Protests have erupted across Iran in recent days after a 22-year-old woman died while being held by morality police for violating the country’s strict Islamic dress code.
The death of Mahsa Amini, who was arrested by Iran’s morality police for her allegedly loose headscarf, has sparked bold defiance in the face of beatings and possible arrest.
Iranian President Ebrahim Raisi addressed the United Nations General Assembly on Wednesday morning, accusing the West of “double standards” in the field of human rights. Raisi pointed an accusing finger at Canada, saying the nation’s treatment of Aboriginal people, “whose bodies of hundreds of children were found in mass graves at a school,” should not be condoned.
“Until we enjoy these double standards where attention is focused only on one side and not everyone is equal, we will not achieve true justice and equity,” Raisi said.
Although the Indian residential school system still stands as one of Canada’s biggest mistakes, there were no “mass graves” or evidence of murder or deliberately hiding the graves.
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Many Iranians, particularly young people, see Amini’s death as part of the Islamic Republic’s violent policy of dissent and the morality police’s increasingly violent treatment of young women.
The fatal incident prompted the initiation of a broader demand for regime change.
Here’s a look at what caused the protests to erupt and where they could lead.
What is the cause of the protests?
Iran’s morality police arrested Amini on September 13 in Tehran, where she was visiting from her hometown in the country’s western Kurdish region. She collapsed in a police station and died three days later.
The police detained her for wearing a headscarf loosely. Iran requires women to wear a headscarf in a way that completely covers their hair in public.
Police deny Amini was mistreated and say she died of a heart attack.
Amini’s family says she has no heart problems and that they were not allowed to see her body before her burial. Demonstrations erupted after her funeral in the Kurdish city of Saqqaz on Saturday, and quickly spread to other parts of the country, including Tehran.
Who is protesting?
After setting off on Saturday for Amini’s funeral in the Kurdish region, protests It swept through most of the country, leading to confrontations that the security forces sought to quell.
Women waved and burned their headscarves in protest, and some cut them off Poetry in public.
“People from different worldviews and lifestyles are taking to the streets with one voice calling for the downfall of the regime,” Maryam Mimar Sadeghi, Macdonald Laurier Institute senior fellow, told CBC News.
Official sources now say that a total of seven people have been killed since then protests It erupted on Saturday, but reports from Kurdish rights group Hengaw suggest the death toll is higher.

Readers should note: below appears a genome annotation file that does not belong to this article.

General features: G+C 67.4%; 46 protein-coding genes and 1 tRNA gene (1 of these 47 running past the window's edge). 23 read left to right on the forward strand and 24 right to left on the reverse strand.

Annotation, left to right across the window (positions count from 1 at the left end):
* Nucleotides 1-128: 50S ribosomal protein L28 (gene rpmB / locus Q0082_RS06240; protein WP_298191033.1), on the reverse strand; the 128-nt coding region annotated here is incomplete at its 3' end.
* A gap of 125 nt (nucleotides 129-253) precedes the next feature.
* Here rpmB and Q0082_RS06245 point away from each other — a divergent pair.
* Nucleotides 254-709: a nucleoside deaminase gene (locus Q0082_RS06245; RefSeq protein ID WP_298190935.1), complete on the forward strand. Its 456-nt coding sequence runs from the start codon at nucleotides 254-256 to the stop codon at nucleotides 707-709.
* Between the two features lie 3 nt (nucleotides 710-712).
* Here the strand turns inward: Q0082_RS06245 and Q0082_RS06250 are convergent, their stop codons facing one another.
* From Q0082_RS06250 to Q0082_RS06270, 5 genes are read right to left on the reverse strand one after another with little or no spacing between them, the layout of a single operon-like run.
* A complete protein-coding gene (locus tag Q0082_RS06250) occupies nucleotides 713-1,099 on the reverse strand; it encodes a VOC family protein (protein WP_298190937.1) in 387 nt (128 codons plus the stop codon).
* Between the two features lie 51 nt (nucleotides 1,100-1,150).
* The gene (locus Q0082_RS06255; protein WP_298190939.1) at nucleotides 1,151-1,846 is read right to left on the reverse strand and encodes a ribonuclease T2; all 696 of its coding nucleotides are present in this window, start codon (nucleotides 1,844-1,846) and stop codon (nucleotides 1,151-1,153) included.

Hengao also said access to the internet had been cut off in the Kurdistan region – a move that would hinder the sharing of videos from an area where authorities had previously suppressed minority Kurdish unrest.
Disrupting Internet access is a tactic used by regimes to limit communication and movement between protesters.
Additionally, tThe website of the Central Bank of Iran was briefly removed on Wednesday as hackers claimed to have targeted the websites of several Iranian state agencies.
Central Bank spokesman, Mustafa Qarifafa, denied that the bank itself had been hacked, and only said that the site was “unreachable” due to an attack on a server hosting it, in statements carried by the official Islamic Republic News Agency of Iran. The site was later restored.
The Ministry of Culture website was also not available until Wednesday noon.
Hackers linked to the mysterious Anonymous movement said they have targeted other Iranian government agencies, including state television and the presidential spokesman’s office.
Iranian leaders vowed to investigate the circumstances of Amini’s death and accused unnamed foreign countries and opposition groups in exile of seizing it as a pretext to foment unrest. This has been a common pattern in the protests that have erupted in recent years.
Today’s protests in Iran are reminiscent of its patriotic bid for 2019 The overthrow of the government and Supreme Leader Ali Khamenei, which saw up to 1,500 protesters killed.
“The only way these women and girls in Iran can get rid of this indiscriminate violence, humiliation and daily fear of a totalitarian regime is to get rid of this regime,” said Mimar Sadeghi.
“Speaking publicly this way is certainly better than not doing it, but the foreign policies of democratic countries and the United Nations should state that this is a regime that should not exist… As long as this cabal rules, there is really no possibility of women’s rights inside Iran” .
With additional reporting from The Associated Press and Reuters